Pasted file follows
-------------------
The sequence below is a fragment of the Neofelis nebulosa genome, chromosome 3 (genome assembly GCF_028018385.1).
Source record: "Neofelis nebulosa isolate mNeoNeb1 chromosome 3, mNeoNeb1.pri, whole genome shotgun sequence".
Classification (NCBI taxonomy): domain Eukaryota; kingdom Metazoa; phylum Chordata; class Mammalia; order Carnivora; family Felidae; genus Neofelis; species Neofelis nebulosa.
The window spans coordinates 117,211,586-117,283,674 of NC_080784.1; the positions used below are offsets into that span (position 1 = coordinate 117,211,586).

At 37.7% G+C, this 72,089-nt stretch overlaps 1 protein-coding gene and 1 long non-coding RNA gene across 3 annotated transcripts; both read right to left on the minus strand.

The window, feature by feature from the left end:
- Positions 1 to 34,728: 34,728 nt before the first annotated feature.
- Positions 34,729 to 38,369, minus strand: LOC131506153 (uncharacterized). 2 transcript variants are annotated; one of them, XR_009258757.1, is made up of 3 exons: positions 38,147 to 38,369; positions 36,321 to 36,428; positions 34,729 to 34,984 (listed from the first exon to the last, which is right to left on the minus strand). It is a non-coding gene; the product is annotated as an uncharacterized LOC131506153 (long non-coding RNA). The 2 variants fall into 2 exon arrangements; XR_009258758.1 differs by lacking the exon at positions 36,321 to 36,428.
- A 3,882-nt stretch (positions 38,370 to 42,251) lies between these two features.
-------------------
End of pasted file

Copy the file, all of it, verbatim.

The sequence below is a fragment of the Neofelis nebulosa genome, chromosome 3 (genome assembly GCF_028018385.1).
Source record: "Neofelis nebulosa isolate mNeoNeb1 chromosome 3, mNeoNeb1.pri, whole genome shotgun sequence".
Classification (NCBI taxonomy): domain Eukaryota; kingdom Metazoa; phylum Chordata; class Mammalia; order Carnivora; family Felidae; genus Neofelis; species Neofelis nebulosa.
The window spans coordinates 117,211,586-117,283,674 of NC_080784.1; the positions used below are offsets into that span (position 1 = coordinate 117,211,586).

At 37.7% G+C, this 72,089-nt stretch overlaps 1 protein-coding gene and 1 long non-coding RNA gene across 3 annotated transcripts; both read right to left on the minus strand.

The window, feature by feature from the left end:
- Positions 1 to 34,728: 34,728 nt before the first annotated feature.
- Positions 34,729 to 38,369, minus strand: LOC131506153 (uncharacterized). 2 transcript variants are annotated; one of them, XR_009258757.1, is made up of 3 exons: positions 38,147 to 38,369; positions 36,321 to 36,428; positions 34,729 to 34,984 (listed from the first exon to the last, which is right to left on the minus strand). It is a non-coding gene; the product is annotated as an uncharacterized LOC131506153 (long non-coding RNA). The 2 variants fall into 2 exon arrangements; XR_009258758.1 differs by lacking the exon at positions 36,321 to 36,428.
- A 3,882-nt stretch (positions 38,370 to 42,251) lies between these two features.